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Research Pinpoints Brain Site of Fear Response
Researchers at the University of Iowa may have pinpointed the area of the brain responsible for causing fear. And with its source located, new ways to fight fear may eventually emerge.
At the right time, fear is a useful trait. It's what stops people from touching a hot burner. But too much fear can be crippling.
The researchers have been studying a woman with a severely damaged, non-functioning amygdala. The woman, SM, exhibits none of the normal signs of fear. Snakes, spiders, haunted houses, horror films – none of them cause the patient to act in the ways that frightened people normally do. Questionnaires about her past and results from an electronic "fear diary" she kept for three months also showed none of the behaviors or emotions generally associated with fear.
Despite her lack of fear, the woman displays all other basic human emotions.
The amygdala is a small almond-shaped portion of the brain that lies just under the cerebrum. It has several known functions. Previous studies, many of them in animals, have suggested that the amygdala exerts a strong influence on fear. The Iowa study adds to these by suggesting that a functioning amygdala is necessary to trigger a state of fear in people. This raises the possibility that methods of dampening the amygdala could help people who are overly fearful or who experience anxiety disorders, including those with PTSD (post-traumatic stress disorder).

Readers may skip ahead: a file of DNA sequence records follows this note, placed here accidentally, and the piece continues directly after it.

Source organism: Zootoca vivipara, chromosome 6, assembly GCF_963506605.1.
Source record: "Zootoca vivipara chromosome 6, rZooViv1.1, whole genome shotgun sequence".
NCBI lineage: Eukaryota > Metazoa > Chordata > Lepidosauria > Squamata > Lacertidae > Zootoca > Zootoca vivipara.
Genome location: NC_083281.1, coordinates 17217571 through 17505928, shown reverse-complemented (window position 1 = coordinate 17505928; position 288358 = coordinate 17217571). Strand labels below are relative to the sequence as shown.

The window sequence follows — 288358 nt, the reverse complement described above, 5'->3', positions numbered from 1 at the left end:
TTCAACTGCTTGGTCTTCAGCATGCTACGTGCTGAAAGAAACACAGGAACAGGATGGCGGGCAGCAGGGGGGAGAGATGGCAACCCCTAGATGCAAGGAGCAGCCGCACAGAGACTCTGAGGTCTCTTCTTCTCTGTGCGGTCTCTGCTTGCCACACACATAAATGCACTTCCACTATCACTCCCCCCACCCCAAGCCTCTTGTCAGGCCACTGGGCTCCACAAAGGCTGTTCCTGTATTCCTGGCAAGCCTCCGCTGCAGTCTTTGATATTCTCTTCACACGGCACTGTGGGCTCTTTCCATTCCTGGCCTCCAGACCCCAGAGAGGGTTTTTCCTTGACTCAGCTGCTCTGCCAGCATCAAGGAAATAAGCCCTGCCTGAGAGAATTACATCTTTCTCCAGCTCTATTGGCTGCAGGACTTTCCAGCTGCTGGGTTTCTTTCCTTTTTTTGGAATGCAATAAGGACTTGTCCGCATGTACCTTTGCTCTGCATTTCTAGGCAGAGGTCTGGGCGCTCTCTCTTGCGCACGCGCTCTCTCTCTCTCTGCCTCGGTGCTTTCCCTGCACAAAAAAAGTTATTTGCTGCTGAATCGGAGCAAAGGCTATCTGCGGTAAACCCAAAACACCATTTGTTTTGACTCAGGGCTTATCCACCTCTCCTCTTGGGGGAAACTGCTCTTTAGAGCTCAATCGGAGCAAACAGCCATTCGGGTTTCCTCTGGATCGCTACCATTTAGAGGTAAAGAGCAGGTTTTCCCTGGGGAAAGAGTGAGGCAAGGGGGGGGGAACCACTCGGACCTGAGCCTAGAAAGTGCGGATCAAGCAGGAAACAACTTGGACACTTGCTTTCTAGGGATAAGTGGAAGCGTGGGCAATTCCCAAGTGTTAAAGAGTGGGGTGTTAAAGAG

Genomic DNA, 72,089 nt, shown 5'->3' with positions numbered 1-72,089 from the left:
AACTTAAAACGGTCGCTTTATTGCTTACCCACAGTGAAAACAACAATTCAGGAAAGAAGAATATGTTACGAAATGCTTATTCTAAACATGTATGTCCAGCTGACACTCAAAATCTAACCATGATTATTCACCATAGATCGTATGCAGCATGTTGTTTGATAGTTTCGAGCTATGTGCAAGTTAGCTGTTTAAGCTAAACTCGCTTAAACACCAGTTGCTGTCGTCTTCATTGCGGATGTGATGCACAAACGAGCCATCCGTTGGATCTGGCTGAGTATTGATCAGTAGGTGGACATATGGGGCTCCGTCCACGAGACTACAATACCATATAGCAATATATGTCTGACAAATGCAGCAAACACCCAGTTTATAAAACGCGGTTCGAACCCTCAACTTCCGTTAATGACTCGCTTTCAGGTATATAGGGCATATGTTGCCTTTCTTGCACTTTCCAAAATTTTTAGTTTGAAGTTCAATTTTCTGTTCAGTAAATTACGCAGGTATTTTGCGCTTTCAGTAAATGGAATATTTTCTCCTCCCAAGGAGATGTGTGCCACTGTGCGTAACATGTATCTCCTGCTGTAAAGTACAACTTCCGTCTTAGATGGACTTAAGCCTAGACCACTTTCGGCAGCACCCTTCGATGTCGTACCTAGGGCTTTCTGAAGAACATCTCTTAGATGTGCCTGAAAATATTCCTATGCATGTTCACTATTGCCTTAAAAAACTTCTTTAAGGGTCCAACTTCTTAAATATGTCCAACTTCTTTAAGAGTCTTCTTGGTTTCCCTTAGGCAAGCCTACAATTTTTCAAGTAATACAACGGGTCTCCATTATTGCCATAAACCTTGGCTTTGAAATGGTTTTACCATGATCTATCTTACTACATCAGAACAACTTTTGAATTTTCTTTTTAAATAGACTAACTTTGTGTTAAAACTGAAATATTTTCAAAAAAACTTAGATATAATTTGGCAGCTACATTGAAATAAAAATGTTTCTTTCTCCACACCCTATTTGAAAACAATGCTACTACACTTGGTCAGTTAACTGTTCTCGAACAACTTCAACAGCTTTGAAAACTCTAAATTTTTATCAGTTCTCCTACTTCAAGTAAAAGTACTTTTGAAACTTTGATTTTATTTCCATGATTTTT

While developing useful therapies may turn out to be much harder than it sounds, researchers now can focus their efforts on a single region of the brain.
PTSD affects more than 7.7 million Americans, according to the National Institute of Mental Health, and a 2008 analysis by the Rand Corporation predicted that 300,000 soldiers returning from combat in the Middle East would experience PTSD. The Iowa researchers are particularly interested in PTSD because they have been treating many veterans returning home from Iraq and Afghanistan who suffer from it. Many are overwhelmed by fear and some can't even leave their home due to an ever-present feeling of danger. SM, on the other hand, appears to be immune these states.
The finding that surprised the researchers the most was the woman's reaction to snakes and spiders, two all-time fear favorites. The woman told the researchers that she hates snakes and spiders and tries to avoid them, yet when taken to a pet store, she immediately started touching them, saying that she was overcome with curiosity. It's as if she knew that she should be afraid of them but didn't know how to be afraid.
Fear seems to originate at an instinctual, unconscious level of the brain, not through reasoning or conscious thought. Which is probably why it's so hard to fight fear by trying to think it away.
An article detailing the study was published online by the journal Current Biology on December 16, 2010 and will appear in a future print issue of the journal.
January 11, 2011
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